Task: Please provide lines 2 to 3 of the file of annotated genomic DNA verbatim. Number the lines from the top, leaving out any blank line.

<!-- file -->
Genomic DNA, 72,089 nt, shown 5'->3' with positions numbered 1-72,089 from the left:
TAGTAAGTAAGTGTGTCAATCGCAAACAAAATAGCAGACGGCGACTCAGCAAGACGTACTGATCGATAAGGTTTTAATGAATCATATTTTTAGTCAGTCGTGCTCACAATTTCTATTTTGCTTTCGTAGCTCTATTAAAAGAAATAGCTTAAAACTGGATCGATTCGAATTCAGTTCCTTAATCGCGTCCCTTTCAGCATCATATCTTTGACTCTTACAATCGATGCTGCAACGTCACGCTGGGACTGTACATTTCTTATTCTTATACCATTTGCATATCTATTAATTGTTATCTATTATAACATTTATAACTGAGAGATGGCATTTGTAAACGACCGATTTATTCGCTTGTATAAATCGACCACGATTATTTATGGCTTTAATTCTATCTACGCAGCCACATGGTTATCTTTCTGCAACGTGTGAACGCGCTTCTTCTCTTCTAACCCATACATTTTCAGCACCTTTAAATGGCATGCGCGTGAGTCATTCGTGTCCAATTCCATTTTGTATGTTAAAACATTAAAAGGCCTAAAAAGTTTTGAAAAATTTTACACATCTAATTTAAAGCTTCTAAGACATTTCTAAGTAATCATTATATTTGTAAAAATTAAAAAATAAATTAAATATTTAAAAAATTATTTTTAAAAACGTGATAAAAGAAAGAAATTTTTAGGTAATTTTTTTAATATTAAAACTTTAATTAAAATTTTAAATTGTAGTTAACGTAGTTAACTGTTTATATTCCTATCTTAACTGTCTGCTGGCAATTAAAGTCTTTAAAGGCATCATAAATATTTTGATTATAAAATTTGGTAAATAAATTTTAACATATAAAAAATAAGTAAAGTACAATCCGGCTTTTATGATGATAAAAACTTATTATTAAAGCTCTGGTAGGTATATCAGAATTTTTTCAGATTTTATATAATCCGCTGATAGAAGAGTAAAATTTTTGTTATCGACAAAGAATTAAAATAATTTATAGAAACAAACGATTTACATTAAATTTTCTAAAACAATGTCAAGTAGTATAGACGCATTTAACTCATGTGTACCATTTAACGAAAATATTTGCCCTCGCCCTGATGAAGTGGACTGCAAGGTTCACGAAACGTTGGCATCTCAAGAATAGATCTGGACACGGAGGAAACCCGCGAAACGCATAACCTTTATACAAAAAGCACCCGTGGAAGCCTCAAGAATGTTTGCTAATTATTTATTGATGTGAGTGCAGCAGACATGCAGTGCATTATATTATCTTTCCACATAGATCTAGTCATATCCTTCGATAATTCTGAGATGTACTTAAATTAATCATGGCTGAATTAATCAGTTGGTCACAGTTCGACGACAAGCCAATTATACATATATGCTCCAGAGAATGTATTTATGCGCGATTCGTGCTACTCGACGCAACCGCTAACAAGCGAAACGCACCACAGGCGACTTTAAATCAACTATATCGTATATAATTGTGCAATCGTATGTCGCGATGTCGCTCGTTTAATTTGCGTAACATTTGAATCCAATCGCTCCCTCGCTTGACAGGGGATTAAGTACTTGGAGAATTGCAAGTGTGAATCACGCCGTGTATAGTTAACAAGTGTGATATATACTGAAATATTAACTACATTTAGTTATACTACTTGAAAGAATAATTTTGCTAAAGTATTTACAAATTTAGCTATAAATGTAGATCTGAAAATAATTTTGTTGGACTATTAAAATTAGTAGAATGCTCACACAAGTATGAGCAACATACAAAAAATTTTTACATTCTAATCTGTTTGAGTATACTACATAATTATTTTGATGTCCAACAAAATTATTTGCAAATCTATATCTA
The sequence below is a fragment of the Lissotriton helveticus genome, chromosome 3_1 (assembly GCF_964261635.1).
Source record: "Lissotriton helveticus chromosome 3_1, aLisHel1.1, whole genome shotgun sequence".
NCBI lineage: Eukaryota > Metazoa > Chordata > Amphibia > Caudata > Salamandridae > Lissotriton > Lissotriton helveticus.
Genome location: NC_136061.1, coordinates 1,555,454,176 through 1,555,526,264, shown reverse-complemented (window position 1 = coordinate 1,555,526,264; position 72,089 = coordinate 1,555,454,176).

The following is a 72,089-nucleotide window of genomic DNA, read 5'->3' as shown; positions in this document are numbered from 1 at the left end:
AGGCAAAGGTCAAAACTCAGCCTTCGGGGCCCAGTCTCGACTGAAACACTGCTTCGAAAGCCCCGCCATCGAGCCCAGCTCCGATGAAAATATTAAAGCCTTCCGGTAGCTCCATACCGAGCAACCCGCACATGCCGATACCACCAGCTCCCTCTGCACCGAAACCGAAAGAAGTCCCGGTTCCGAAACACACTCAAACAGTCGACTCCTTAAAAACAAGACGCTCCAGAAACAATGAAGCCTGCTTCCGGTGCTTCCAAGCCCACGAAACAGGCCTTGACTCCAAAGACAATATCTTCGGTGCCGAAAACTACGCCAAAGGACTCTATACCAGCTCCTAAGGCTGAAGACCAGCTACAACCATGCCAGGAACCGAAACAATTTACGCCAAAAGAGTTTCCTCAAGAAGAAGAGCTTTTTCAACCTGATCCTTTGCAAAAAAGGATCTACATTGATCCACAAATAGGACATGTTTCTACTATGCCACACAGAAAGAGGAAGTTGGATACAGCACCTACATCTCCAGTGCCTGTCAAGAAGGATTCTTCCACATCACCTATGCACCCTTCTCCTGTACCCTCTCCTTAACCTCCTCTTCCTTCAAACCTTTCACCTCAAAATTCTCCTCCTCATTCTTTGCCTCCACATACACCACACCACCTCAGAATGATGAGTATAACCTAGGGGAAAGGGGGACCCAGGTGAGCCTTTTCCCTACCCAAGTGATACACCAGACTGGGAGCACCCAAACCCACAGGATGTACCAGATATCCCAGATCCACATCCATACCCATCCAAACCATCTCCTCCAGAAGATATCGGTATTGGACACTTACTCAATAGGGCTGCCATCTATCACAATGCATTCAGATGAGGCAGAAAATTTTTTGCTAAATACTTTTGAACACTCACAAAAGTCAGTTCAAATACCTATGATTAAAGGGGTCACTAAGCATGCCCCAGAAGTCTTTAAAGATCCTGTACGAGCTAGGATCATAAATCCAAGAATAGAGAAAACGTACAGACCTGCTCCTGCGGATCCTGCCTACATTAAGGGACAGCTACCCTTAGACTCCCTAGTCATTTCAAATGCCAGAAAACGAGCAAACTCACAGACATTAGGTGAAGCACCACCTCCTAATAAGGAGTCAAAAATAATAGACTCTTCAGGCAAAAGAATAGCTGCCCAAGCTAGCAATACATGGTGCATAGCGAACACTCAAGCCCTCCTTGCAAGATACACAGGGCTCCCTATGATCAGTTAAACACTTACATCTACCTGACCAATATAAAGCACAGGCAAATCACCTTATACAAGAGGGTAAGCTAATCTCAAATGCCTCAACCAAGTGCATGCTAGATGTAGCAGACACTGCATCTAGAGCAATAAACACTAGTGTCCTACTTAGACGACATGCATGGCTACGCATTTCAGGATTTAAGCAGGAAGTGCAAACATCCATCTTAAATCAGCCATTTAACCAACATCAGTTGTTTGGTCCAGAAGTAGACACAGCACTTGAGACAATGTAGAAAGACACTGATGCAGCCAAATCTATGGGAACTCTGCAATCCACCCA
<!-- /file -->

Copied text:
TAGTAAGTAAGTGTGTCAATCGCAAACAAAATAGCAGACGGCGACTCAGCAAGACGTACTGATCGATAAGGTTTTAATGAATCATATTTTTAGTCAGTCGTGCTCACAATTTCTATTTTGCTTTCGTAGCTCTATTAAAAGAAATAGCTTAAAACTGGATCGATTCGAATTCAGTTCCTTAATCGCGTCCCTTTCAGCATCATATCTTTGACTCTTACAATCGATGCTGCAACGTCACGCTGGGACTGTACATTTCTTATTCTTATACCATTTGCATATCTATTAATTGTTATCTATTATAACATTTATAACTGAGAGATGGCATTTGTAAACGACCGATTTATTCGCTTGTATAAATCGACCACGATTATTTATGGCTTTAATTCTATCTACGCAGCCACATGGTTATCTTTCTGCAACGTGTGAACGCGCTTCTTCTCTTCTAACCCATACATTTTCAGCACCTTTAAATGGCATGCGCGTGAGTCATTCGTGTCCAATTCCATTTTGTATGTTAAAACATTAAAAGGCCTAAAAAGTTTTGAAAAATTTTACACATCTAATTTAAAGCTTCTAAGACATTTCTAAGTAATCATTATATTTGTAAAAATTAAAAAATAAATTAAATATTTAAAAAATTATTTTTAAAAACGTGATAAAAGAAAGAAATTTTTAGGTAATTTTTTTAATATTAAAACTTTAATTAAAATTTTAAATTGTAGTTAACGTAGTTAACTGTTTATATTCCTATCTTAACTGTCTGCTGGCAATTAAAGTCTTTAAAGGCATCATAAATATTTTGATTATAAAATTTGGTAAATAAATTTTAACATATAAAAAATAAGTAAAGTACAATCCGGCTTTTATGATGATAAAAACTTATTATTAAAGCTCTGGTAGGTATATCAGAATTTTTTCAGATTTTATATAATCCGCTGATAGAAGAGTAAAATTTTTGTTATCGACAAAGAATTAAAATAATTTATAGAAACAAACGATTTACATTAAATTTTCTAAAACAATGTCAAGTAGTATAGACGCATTTAACTCATGTGTACCATTTAACGAAAATATTTGCCCTCGCCCTGATGAAGTGGACTGCAAGGTTCACGAAACGTTGGCATCTCAAGAATAGATCTGGACACGGAGGAAACCCGCGAAACGCATAACCTTTATACAAAAAGCACCCGTGGAAGCCTCAAGAATGTTTGCTAATTATTTATTGATGTGAGTGCAGCAGACATGCAGTGCATTATATTATCTTTCCACATAGATCTAGTCATATCCTTCGATAATTCTGAGATGTACTTAAATTAATCATGGCTGAATTAATCAGTTGGTCACAGTTCGACGACAAGCCAATTATACATATATGCTCCAGAGAATGTATTTATGCGCGATTCGTGCTACTCGACGCAACCGCTAACAAGCGAAACGCACCACAGGCGACTTTAAATCAACTATATCGTATATAATTGTGCAATCGTATGTCGCGATGTCGCTCGTTTAATTTGCGTAACATTTGAATCCAATCGCTCCCTCGCTTGACAGGGGATTAAGTACTTGGAGAATTGCAAGTGTGAATCACGCCGTGTATAGTTAACAAGTGTGATATATACTGAAATATTAACTACATTTAGTTATACTACTTGAAAGAATAATTTTGCTAAAGTATTTACAAATTTAGCTATAAATGTAGATCTGAAAATAATTTTGTTGGACTATTAAAATTAGTAGAATGCTCACACAAGTATGAGCAACATACAAAAAATTTTTACATTCTAATCTGTTTGAGTATACTACATAATTATTTTGATGTCCAACAAAATTATTTGCAAATCTATATCTA
The sequence below is a fragment of the Lissotriton helveticus genome, chromosome 3_1 (assembly GCF_964261635.1).